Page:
Confirmed cases of COVID-19 in South Africa have passed half a million, its health ministry said, while cases in Africa as a whole have approached one million.
Africa’s most industrialized nation has recorded 10,107 new confirmed cases of COVID-19, the respiratory disease caused by the novel coronavirus, bringing the total to 503,290, the ministry said on Saturday.
Just over three million people have so far been tested for the virus in South Africa, which confirmed its first case five months ago, and 8,153 deaths have been recorded.
Africa has recorded 934,558 cases, 19,752 deaths and 585,567 recoveries, according to a Reuters tally.
South Africa imposed a nationwide lockdown at the end of March to curb the spread of the virus, but it has now relaxed many restrictions to boost economic activity – as have other countries on the continent. , many of whose populations are poor and face hunger. .
“The lockdown succeeded in delaying the spread of the virus for more than two months, preventing a sudden and uncontrolled rise in infections in late March,” South African President Cyril Ramaphosa said in a separate statement.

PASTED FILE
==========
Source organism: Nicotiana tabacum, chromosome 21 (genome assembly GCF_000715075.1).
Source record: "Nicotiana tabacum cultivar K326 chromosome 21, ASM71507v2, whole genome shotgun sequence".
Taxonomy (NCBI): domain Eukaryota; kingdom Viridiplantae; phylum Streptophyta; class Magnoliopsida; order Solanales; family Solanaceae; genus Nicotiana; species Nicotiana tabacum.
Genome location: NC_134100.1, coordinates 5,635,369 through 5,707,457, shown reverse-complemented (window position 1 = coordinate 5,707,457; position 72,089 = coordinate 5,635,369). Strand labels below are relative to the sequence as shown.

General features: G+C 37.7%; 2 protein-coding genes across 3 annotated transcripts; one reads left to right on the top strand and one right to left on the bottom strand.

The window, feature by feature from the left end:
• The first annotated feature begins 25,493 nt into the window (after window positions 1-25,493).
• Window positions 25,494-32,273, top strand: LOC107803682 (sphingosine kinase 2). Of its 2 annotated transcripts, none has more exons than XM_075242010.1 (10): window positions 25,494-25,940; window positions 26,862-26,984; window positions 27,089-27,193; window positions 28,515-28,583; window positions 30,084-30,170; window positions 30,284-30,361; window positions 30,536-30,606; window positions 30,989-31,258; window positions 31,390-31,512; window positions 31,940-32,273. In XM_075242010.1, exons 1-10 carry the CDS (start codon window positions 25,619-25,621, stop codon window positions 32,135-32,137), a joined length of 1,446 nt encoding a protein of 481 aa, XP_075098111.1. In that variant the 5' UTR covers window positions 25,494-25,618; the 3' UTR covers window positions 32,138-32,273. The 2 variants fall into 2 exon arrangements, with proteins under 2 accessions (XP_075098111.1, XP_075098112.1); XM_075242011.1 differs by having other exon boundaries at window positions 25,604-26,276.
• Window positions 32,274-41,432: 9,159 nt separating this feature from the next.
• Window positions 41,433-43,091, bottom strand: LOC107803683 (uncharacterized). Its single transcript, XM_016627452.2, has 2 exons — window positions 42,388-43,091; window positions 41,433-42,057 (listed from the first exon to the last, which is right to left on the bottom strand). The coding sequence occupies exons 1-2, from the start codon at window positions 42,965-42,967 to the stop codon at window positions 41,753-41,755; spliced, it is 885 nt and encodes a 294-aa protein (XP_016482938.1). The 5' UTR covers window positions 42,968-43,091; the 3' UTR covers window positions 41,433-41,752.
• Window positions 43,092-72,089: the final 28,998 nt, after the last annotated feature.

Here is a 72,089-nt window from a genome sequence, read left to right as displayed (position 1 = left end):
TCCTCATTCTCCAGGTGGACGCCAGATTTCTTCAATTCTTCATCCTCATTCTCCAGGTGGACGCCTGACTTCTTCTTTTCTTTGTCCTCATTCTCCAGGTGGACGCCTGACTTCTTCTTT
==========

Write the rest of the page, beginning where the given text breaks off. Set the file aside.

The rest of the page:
As restrictions have eased, infections have increased in the past two months.
Corruption linked to the pandemic
However, the daily rise in infections appears to be leveling off, especially in the worst-affected provinces of Western Cape, Gauteng and Eastern Cape, Ramaphosa added.
Last week, Mike Ryan, the World Health Organization’s top emergency specialist, warned that South Africa’s experience was a precursor of what was likely to happen across the continent.
The difficulty – if not outright impossible – to socially distance in poor and tight urban areas of Africa, has also been a catalyst for the spread of the virus.
The cases in South Africa, which has the fifth-highest total in the world, overwhelmed an already overburdened health system.
This presents an edifying tale for other African countries, whose health services are, for the most part, even more strained.
In August, the National Ventilator Project will deliver 20,000 locally produced non-invasive ventilators to where they are most needed, Ramaphosa said, as the government continues to mobilize additional facilities, equipment and personnel in provinces that continue to experience an increase. infections.
South Africa was already in recession before the coronavirus hit, and its unemployment stands at 30%. Ramaphosa’s government has given grants to the country’s poorest, increased hospital supplies, and recently accepted a $ 4.3 billion loan from the International Monetary Fund.
Corruption in the country’s pandemic response is a growing problem. The top health official in Gauteng province was forced to resign on Thursday over corruption allegations linked to government contracts for COVID-19 personal protective equipment.
Ramaphosa warned that today, more than ever, South Africa’s persistent problem with a widespread transplant puts people’s lives at risk.